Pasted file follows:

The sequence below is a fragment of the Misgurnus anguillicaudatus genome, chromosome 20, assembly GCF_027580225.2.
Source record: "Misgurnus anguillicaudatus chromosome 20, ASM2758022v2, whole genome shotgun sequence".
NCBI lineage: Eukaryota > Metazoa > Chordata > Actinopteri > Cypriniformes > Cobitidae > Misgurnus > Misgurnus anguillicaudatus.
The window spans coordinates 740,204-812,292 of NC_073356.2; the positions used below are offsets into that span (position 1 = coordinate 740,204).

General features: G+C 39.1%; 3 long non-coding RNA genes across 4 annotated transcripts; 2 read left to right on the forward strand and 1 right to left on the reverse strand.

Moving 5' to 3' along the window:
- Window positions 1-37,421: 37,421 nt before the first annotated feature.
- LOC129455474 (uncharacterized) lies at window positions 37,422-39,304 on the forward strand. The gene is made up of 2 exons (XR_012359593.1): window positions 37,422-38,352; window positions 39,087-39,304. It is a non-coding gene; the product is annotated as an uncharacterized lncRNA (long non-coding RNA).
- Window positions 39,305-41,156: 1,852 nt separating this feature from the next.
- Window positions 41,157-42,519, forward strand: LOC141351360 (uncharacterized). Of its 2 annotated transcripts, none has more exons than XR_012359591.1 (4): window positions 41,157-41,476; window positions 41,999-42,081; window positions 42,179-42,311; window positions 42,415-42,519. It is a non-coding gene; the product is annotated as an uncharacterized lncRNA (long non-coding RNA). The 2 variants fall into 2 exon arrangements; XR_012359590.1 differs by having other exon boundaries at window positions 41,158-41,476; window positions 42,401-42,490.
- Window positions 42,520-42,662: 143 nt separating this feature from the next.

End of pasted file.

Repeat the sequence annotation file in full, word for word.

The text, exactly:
The sequence below is a fragment of the Misgurnus anguillicaudatus genome, chromosome 20, assembly GCF_027580225.2.
Source record: "Misgurnus anguillicaudatus chromosome 20, ASM2758022v2, whole genome shotgun sequence".
NCBI lineage: Eukaryota > Metazoa > Chordata > Actinopteri > Cypriniformes > Cobitidae > Misgurnus > Misgurnus anguillicaudatus.
The window spans coordinates 740,204-812,292 of NC_073356.2; the positions used below are offsets into that span (position 1 = coordinate 740,204).

General features: G+C 39.1%; 3 long non-coding RNA genes across 4 annotated transcripts; 2 read left to right on the forward strand and 1 right to left on the reverse strand.

Moving 5' to 3' along the window:
- Window positions 1-37,421: 37,421 nt before the first annotated feature.
- LOC129455474 (uncharacterized) lies at window positions 37,422-39,304 on the forward strand. The gene is made up of 2 exons (XR_012359593.1): window positions 37,422-38,352; window positions 39,087-39,304. It is a non-coding gene; the product is annotated as an uncharacterized lncRNA (long non-coding RNA).
- Window positions 39,305-41,156: 1,852 nt separating this feature from the next.
- Window positions 41,157-42,519, forward strand: LOC141351360 (uncharacterized). Of its 2 annotated transcripts, none has more exons than XR_012359591.1 (4): window positions 41,157-41,476; window positions 41,999-42,081; window positions 42,179-42,311; window positions 42,415-42,519. It is a non-coding gene; the product is annotated as an uncharacterized lncRNA (long non-coding RNA). The 2 variants fall into 2 exon arrangements; XR_012359590.1 differs by having other exon boundaries at window positions 41,158-41,476; window positions 42,401-42,490.
- Window positions 42,520-42,662: 143 nt separating this feature from the next.